Kristine is offering 3 copies if her book, We Bury the Landscape on Goodreads...go enter!
About the Author:
Kristine Ong Muslim is the author of the forthcoming flash fiction collection We Bury the Landscape (Queen's Ferry Press), the poetry collection Grim Series (Popcorn Press), and several chapbooks, most recently Insomnia (Medulla Publishing). Her short fiction and poetry appeared in over 500 literary and mainstream publications. Her work received Honorable Mentions in Year's Best Fantasy and Horror and garnered multiple nominations for the Pushcart Prize, Best of the Web 2011, and the Science Fiction Poetry Association's Dwarf Stars Award and Rhysling Award. Her stories and poems were published in the likes of Boston Review, Narrative Magazine, Southword, Sou'wester, The Pedestal Magazine, and hundreds of genre venues, from Abyss & Apex to One Buck Horror.
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About the Book:
We Bury the Landscape
Queen's Ferry Press, April 2012, USA
cover art by Siobhan McCusker, edited by Erin McKnight
168 pages, 5.25 (w) x 8.00 (h) x 0.38 (d)
We Bury the Landscape is an exhibition of literary art. Ekphrasis, collected. One hundred flash fictions and prose poems presented to view. From the visual to the textual, transmuting before the gallery-goer’s gaze, the shifting contours of curator Kristine Ong Muslim’s surreal panorama delineate the unconventional, the unexpected, and the unnatural. Traversing this visionary vista’s panoply of “rooms of unfinished lives,” the reader unearths and examines and reanimates—revealing the transcendent uncanniness that subsists underfoot.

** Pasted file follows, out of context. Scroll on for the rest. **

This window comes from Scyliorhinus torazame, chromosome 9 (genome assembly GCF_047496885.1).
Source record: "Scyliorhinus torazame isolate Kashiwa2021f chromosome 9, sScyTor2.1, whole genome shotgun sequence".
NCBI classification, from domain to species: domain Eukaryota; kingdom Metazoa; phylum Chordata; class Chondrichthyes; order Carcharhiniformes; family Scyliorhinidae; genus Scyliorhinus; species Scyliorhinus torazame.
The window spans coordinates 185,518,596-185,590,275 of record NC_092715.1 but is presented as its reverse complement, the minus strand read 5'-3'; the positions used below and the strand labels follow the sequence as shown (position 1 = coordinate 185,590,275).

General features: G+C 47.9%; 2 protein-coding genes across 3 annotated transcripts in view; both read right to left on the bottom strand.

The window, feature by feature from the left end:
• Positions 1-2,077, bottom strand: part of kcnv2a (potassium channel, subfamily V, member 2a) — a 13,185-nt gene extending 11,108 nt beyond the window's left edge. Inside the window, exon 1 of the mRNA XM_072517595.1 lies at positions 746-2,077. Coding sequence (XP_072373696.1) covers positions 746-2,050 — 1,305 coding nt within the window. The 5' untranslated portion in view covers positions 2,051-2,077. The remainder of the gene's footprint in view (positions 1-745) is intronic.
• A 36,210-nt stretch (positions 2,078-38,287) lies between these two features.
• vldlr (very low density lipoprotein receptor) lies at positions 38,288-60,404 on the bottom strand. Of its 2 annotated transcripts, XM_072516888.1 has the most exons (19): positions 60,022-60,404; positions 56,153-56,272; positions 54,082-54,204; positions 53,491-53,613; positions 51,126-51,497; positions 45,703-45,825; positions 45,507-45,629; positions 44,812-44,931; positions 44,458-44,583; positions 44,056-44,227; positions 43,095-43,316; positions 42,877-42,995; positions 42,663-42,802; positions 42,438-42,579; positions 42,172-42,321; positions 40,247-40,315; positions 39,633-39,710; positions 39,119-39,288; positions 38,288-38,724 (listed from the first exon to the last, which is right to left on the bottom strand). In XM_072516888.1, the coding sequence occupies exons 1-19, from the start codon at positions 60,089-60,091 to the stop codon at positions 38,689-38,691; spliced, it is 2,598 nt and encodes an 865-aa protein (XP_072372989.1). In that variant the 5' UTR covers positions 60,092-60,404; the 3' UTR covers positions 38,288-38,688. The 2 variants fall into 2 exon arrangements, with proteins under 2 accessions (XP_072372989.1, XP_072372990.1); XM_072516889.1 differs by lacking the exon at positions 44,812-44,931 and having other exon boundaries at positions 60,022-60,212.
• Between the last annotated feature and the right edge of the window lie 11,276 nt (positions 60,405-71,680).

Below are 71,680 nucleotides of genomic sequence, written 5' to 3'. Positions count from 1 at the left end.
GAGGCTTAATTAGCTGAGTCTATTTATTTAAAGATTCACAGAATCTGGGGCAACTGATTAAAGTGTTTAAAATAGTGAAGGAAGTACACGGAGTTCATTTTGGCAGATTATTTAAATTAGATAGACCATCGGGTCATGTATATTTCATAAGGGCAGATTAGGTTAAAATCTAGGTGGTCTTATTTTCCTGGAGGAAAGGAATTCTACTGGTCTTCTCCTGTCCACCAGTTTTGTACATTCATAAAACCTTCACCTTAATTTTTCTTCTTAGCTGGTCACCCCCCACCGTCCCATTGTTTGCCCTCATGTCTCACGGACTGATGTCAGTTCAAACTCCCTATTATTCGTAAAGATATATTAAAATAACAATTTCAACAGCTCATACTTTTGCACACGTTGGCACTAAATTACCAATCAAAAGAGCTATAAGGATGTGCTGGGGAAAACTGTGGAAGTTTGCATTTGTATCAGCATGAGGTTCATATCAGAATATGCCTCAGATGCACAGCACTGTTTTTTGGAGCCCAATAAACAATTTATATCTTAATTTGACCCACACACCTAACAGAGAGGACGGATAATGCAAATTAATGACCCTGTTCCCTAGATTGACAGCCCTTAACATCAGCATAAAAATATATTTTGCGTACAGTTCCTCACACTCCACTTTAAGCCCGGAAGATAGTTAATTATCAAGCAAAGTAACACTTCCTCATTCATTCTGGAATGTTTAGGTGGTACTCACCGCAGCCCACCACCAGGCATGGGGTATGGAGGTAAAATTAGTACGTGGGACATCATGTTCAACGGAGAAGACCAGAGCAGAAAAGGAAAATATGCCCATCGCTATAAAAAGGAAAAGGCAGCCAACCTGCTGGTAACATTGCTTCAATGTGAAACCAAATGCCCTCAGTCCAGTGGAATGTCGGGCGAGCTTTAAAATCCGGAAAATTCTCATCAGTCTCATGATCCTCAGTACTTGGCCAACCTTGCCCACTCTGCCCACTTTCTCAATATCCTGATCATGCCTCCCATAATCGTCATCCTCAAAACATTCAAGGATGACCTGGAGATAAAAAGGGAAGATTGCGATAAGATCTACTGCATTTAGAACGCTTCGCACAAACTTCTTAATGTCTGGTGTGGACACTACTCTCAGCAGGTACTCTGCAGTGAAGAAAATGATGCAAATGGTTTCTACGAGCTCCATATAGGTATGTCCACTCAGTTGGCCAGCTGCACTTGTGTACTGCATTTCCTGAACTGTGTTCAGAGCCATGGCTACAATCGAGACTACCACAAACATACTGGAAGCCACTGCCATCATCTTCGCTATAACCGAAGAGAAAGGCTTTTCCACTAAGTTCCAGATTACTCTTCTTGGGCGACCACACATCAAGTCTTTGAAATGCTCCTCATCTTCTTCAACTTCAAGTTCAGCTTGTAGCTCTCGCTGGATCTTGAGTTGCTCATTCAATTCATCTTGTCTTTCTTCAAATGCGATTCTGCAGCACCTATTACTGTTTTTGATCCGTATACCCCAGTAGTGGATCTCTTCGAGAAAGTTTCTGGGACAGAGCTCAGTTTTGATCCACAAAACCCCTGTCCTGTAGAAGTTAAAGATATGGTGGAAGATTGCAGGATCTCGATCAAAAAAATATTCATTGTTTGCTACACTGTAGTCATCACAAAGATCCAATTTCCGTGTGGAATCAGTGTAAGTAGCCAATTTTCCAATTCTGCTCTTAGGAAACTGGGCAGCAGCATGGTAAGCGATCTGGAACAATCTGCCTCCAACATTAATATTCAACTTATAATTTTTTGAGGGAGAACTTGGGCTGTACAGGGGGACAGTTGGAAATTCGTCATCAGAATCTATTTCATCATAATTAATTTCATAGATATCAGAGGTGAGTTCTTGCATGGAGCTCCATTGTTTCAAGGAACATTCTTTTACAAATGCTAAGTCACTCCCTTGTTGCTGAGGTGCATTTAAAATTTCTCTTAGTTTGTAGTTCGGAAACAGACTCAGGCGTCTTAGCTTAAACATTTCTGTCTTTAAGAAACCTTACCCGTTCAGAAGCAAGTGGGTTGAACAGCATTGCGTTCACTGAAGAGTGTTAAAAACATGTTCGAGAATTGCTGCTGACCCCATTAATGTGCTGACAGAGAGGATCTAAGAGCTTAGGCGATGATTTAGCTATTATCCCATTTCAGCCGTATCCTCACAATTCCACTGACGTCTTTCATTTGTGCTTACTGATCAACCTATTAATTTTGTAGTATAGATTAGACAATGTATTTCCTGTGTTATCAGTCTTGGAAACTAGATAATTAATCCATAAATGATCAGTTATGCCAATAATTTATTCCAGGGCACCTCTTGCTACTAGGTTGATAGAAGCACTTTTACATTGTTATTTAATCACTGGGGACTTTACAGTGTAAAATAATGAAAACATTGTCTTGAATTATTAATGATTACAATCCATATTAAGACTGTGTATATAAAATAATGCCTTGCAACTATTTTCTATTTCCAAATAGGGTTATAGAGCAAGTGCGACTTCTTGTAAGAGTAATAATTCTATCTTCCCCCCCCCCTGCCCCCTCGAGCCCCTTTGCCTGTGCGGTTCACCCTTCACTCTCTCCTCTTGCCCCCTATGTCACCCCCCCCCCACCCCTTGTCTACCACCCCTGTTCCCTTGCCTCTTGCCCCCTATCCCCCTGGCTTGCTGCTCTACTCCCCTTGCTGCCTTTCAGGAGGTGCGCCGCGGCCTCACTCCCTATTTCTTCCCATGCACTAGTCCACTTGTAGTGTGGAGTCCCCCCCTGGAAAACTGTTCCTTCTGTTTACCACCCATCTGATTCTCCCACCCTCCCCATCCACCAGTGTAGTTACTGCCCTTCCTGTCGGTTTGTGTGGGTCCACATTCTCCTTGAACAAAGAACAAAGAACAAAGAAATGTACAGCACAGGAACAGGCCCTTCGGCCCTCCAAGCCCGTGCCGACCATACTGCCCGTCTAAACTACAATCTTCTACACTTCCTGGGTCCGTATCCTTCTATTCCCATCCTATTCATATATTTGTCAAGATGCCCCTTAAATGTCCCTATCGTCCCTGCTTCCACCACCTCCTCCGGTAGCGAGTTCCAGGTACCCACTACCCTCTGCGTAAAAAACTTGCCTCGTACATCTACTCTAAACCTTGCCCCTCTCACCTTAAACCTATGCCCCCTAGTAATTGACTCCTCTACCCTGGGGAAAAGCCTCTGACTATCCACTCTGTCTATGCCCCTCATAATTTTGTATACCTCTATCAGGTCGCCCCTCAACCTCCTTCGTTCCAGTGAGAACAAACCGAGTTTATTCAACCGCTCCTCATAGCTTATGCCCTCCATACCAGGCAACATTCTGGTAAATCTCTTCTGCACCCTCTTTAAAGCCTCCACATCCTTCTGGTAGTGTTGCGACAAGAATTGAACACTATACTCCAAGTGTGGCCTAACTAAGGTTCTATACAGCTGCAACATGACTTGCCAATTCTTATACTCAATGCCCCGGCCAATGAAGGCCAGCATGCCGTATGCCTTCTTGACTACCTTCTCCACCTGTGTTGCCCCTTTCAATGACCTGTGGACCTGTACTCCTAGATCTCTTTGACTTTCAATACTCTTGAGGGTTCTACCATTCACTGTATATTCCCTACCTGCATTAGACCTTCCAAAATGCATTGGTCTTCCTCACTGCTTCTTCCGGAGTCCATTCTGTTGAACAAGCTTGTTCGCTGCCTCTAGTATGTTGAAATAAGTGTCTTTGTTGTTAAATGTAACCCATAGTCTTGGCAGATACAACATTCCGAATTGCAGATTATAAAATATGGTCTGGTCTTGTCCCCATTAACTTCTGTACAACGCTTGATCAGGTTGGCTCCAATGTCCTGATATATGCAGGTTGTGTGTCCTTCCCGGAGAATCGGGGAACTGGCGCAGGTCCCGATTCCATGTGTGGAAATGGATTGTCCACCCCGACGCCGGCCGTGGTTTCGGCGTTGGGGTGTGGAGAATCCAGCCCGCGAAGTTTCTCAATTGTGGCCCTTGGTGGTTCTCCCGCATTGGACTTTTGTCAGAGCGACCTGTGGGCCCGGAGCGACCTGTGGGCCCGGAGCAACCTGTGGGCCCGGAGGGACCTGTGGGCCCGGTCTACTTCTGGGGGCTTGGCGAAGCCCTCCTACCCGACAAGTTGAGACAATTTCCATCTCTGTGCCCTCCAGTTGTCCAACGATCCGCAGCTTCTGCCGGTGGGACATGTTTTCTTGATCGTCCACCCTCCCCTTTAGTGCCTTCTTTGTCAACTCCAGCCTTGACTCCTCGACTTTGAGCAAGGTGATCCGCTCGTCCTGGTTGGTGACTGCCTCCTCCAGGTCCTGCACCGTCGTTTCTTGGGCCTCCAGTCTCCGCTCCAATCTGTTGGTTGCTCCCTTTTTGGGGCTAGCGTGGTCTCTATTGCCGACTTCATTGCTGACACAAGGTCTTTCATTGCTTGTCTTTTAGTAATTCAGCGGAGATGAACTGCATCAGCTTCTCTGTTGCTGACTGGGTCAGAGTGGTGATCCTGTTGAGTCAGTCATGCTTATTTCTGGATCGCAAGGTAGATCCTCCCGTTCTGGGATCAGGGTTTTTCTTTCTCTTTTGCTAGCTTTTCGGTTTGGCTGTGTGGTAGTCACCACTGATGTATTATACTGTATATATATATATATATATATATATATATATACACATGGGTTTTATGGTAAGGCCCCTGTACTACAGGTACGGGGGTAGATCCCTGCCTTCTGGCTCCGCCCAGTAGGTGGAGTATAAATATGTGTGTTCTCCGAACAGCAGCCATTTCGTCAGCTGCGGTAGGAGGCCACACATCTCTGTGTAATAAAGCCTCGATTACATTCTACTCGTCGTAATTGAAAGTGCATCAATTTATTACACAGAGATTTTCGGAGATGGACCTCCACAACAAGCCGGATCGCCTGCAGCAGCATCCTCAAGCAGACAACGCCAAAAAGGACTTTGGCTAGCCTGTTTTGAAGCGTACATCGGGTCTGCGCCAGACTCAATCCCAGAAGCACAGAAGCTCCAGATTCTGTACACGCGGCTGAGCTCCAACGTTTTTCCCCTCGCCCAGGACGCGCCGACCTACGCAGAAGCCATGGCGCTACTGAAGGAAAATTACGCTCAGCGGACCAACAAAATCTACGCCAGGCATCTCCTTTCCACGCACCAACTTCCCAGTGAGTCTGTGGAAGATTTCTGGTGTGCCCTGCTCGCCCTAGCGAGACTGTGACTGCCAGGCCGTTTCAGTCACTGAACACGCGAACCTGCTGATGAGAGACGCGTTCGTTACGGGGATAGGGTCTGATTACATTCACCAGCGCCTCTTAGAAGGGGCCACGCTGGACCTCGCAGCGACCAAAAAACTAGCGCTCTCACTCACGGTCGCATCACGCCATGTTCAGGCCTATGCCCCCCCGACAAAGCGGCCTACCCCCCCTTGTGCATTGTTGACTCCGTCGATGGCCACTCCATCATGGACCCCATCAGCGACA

What Reviewers Are Saying:
(From Goodreads by The Joy of Booking)
This is such an unusual book! Is it fiction? Sometimes. Is it non-fiction? Maybe a little. Is it poetry? Definitely. Is it also prose? For sure.
Essentially, Kristine Ong Muslim has given voice to the thoughts that traipse through your mind when looking at art. While sometimes her words are literal interpretations of the visual, more often they tell a story of what is lurking just outside the frame. From heartbreaking backstory to inspiring monologue, these vignettes delight and give each piece new dimension.
I am not terribly well versed in art, and I admit to reading the book sitting at my computer so as to look up each piece before I read the accompanying story. This made the reading take much longer than it otherwise would have, but I think it was the right way to do it. It became almost a meditation - find the artwork, study it, read the piece, study the artwork again, frequently re-read the piece and re-study the art - sometimes I'd spend 15 minutes or more on an individual story of only a few sentences. In each case, I was rewarded. I was also introduced me to new artists I'd never heard of, like Julie Heffernan, whose work I am now a little obsessed with. I'm also looking forward to my next trip to a museum or gallery, so that I can try my hand at this new way of viewing art.